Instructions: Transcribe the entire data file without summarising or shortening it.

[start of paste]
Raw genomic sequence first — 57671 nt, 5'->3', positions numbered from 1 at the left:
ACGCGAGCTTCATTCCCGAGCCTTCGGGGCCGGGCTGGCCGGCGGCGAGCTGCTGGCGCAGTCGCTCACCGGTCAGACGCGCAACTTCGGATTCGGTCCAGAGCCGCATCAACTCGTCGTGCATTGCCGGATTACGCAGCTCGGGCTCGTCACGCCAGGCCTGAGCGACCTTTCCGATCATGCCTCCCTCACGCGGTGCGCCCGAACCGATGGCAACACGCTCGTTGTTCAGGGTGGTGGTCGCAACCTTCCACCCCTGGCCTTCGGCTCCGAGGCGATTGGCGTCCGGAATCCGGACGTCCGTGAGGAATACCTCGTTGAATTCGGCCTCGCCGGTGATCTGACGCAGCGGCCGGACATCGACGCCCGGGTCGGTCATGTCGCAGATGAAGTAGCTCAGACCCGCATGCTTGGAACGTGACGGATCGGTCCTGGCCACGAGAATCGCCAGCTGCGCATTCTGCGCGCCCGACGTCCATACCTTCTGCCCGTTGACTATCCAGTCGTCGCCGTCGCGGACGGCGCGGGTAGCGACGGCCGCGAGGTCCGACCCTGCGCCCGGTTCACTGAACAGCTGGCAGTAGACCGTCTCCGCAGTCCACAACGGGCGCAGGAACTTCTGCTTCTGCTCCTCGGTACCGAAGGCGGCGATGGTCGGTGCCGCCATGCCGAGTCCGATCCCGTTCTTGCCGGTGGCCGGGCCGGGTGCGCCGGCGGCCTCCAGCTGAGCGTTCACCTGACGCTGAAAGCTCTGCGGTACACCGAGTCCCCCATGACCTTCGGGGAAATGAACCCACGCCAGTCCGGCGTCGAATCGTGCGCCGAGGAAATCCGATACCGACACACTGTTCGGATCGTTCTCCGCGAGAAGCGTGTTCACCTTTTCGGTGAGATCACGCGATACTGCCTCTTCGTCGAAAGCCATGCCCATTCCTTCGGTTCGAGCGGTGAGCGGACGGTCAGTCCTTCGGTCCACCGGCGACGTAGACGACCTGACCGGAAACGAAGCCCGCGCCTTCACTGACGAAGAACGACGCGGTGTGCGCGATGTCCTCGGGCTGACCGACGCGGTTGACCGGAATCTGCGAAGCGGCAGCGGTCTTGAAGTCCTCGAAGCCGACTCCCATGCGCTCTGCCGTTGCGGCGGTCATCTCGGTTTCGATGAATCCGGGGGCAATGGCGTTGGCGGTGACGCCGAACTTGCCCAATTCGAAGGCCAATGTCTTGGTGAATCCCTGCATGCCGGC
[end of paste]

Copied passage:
Raw genomic sequence first — 57671 nt, 5'->3', positions numbered from 1 at the left:
ACGCGAGCTTCATTCCCGAGCCTTCGGGGCCGGGCTGGCCGGCGGCGAGCTGCTGGCGCAGTCGCTCACCGGTCAGACGCGCAACTTCGGATTCGGTCCAGAGCCGCATCAACTCGTCGTGCATTGCCGGATTACGCAGCTCGGGCTCGTCACGCCAGGCCTGAGCGACCTTTCCGATCATGCCTCCCTCACGCGGTGCGCCCGAACCGATGGCAACACGCTCGTTGTTCAGGGTGGTGGTCGCAACCTTCCACCCCTGGCCTTCGGCTCCGAGGCGATTGGCGTCCGGAATCCGGACGTCCGTGAGGAATACCTCGTTGAATTCGGCCTCGCCGGTGATCTGACGCAGCGGCCGGACATCGACGCCCGGGTCGGTCATGTCGCAGATGAAGTAGCTCAGACCCGCATGCTTGGAACGTGACGGATCGGTCCTGGCCACGAGAATCGCCAGCTGCGCATTCTGCGCGCCCGACGTCCATACCTTCTGCCCGTTGACTATCCAGTCGTCGCCGTCGCGGACGGCGCGGGTAGCGACGGCCGCGAGGTCCGACCCTGCGCCCGGTTCACTGAACAGCTGGCAGTAGACCGTCTCCGCAGTCCACAACGGGCGCAGGAACTTCTGCTTCTGCTCCTCGGTACCGAAGGCGGCGATGGTCGGTGCCGCCATGCCGAGTCCGATCCCGTTCTTGCCGGTGGCCGGGCCGGGTGCGCCGGCGGCCTCCAGCTGAGCGTTCACCTGACGCTGAAAGCTCTGCGGTACACCGAGTCCCCCATGACCTTCGGGGAAATGAACCCACGCCAGTCCGGCGTCGAATCGTGCGCCGAGGAAATCCGATACCGACACACTGTTCGGATCGTTCTCCGCGAGAAGCGTGTTCACCTTTTCGGTGAGATCACGCGATACTGCCTCTTCGTCGAAAGCCATGCCCATTCCTTCGGTTCGAGCGGTGAGCGGACGGTCAGTCCTTCGGTCCACCGGCGACGTAGACGACCTGACCGGAAACGAAGCCCGCGCCTTCACTGACGAAGAACGACGCGGTGTGCGCGATGTCCTCGGGCTGACCGACGCGGTTGACCGGAATCTGCGAAGCGGCAGCGGTCTTGAAGTCCTCGAAGCCGACTCCCATGCGCTCTGCCGTTGCGGCGGTCATCTCGGTTTCGATGAATCCGGGGGCAATGGCGTTGGCGGTGACGCCGAACTTGCCCAATTCGAAGGCCAATGTCTTGGTGAATCCCTGCATGCCGGC